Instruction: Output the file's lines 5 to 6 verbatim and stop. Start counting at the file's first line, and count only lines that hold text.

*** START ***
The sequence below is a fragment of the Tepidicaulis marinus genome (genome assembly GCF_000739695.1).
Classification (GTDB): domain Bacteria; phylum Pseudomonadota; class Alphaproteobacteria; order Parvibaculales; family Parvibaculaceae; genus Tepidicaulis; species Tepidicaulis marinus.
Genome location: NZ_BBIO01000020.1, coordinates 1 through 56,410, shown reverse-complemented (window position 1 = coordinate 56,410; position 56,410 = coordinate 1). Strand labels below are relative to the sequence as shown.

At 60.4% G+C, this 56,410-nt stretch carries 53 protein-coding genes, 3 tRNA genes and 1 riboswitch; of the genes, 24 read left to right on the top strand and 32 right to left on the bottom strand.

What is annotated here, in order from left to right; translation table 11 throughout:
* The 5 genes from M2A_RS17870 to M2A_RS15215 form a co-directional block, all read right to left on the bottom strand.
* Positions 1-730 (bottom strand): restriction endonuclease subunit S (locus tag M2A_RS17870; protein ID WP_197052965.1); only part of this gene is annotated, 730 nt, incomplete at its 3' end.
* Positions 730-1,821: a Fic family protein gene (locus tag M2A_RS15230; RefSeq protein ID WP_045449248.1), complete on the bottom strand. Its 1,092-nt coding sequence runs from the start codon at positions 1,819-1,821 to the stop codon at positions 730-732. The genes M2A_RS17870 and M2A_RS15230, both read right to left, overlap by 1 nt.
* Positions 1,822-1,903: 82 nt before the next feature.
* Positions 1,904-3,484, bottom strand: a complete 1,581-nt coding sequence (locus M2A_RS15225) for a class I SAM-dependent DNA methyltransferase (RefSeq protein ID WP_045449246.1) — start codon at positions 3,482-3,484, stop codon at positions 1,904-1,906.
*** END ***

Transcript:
What is annotated here, in order from left to right; translation table 11 throughout:
* The 5 genes from M2A_RS17870 to M2A_RS15215 form a co-directional block, all read right to left on the bottom strand.